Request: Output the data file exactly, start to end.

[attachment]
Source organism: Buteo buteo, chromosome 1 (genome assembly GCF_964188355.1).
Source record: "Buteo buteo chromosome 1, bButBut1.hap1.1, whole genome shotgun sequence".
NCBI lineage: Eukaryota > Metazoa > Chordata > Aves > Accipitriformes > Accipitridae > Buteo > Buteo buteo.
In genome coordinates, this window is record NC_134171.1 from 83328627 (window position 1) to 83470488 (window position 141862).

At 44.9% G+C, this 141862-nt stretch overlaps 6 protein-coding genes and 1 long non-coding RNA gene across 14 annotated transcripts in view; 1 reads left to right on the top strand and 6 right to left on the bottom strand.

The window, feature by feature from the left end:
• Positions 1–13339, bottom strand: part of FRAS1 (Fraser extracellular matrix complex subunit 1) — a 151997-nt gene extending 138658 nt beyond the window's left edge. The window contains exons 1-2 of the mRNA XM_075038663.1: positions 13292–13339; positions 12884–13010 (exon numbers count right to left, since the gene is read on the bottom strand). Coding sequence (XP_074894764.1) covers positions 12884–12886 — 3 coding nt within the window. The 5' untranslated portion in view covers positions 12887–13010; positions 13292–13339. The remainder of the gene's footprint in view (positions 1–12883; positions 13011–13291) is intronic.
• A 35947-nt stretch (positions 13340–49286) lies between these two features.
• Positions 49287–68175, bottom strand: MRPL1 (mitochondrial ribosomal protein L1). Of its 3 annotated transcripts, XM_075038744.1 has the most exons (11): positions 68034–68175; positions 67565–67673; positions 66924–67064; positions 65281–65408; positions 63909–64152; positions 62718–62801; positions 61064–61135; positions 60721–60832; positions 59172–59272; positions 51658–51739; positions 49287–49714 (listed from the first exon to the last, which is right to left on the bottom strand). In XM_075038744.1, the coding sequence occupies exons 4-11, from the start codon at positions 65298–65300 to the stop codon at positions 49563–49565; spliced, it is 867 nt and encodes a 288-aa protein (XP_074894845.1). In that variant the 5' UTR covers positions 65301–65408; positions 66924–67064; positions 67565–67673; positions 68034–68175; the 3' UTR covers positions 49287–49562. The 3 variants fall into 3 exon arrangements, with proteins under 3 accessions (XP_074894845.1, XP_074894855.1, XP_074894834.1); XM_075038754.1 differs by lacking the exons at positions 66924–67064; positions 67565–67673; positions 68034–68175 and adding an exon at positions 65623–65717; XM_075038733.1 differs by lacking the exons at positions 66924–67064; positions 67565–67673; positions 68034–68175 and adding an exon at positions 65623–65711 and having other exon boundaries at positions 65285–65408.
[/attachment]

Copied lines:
Source organism: Buteo buteo, chromosome 1 (genome assembly GCF_964188355.1).
Source record: "Buteo buteo chromosome 1, bButBut1.hap1.1, whole genome shotgun sequence".
NCBI lineage: Eukaryota > Metazoa > Chordata > Aves > Accipitriformes > Accipitridae > Buteo > Buteo buteo.
In genome coordinates, this window is record NC_134171.1 from 83328627 (window position 1) to 83470488 (window position 141862).

At 44.9% G+C, this 141862-nt stretch overlaps 6 protein-coding genes and 1 long non-coding RNA gene across 14 annotated transcripts in view; 1 reads left to right on the top strand and 6 right to left on the bottom strand.

The window, feature by feature from the left end:
• Positions 1–13339, bottom strand: part of FRAS1 (Fraser extracellular matrix complex subunit 1) — a 151997-nt gene extending 138658 nt beyond the window's left edge. The window contains exons 1-2 of the mRNA XM_075038663.1: positions 13292–13339; positions 12884–13010 (exon numbers count right to left, since the gene is read on the bottom strand). Coding sequence (XP_074894764.1) covers positions 12884–12886 — 3 coding nt within the window. The 5' untranslated portion in view covers positions 12887–13010; positions 13292–13339. The remainder of the gene's footprint in view (positions 1–12883; positions 13011–13291) is intronic.
• A 35947-nt stretch (positions 13340–49286) lies between these two features.
• Positions 49287–68175, bottom strand: MRPL1 (mitochondrial ribosomal protein L1). Of its 3 annotated transcripts, XM_075038744.1 has the most exons (11): positions 68034–68175; positions 67565–67673; positions 66924–67064; positions 65281–65408; positions 63909–64152; positions 62718–62801; positions 61064–61135; positions 60721–60832; positions 59172–59272; positions 51658–51739; positions 49287–49714 (listed from the first exon to the last, which is right to left on the bottom strand). In XM_075038744.1, the coding sequence occupies exons 4-11, from the start codon at positions 65298–65300 to the stop codon at positions 49563–49565; spliced, it is 867 nt and encodes a 288-aa protein (XP_074894845.1). In that variant the 5' UTR covers positions 65301–65408; positions 66924–67064; positions 67565–67673; positions 68034–68175; the 3' UTR covers positions 49287–49562. The 3 variants fall into 3 exon arrangements, with proteins under 3 accessions (XP_074894845.1, XP_074894855.1, XP_074894834.1); XM_075038754.1 differs by lacking the exons at positions 66924–67064; positions 67565–67673; positions 68034–68175 and adding an exon at positions 65623–65717; XM_075038733.1 differs by lacking the exons at positions 66924–67064; positions 67565–67673; positions 68034–68175 and adding an exon at positions 65623–65711 and having other exon boundaries at positions 65285–65408.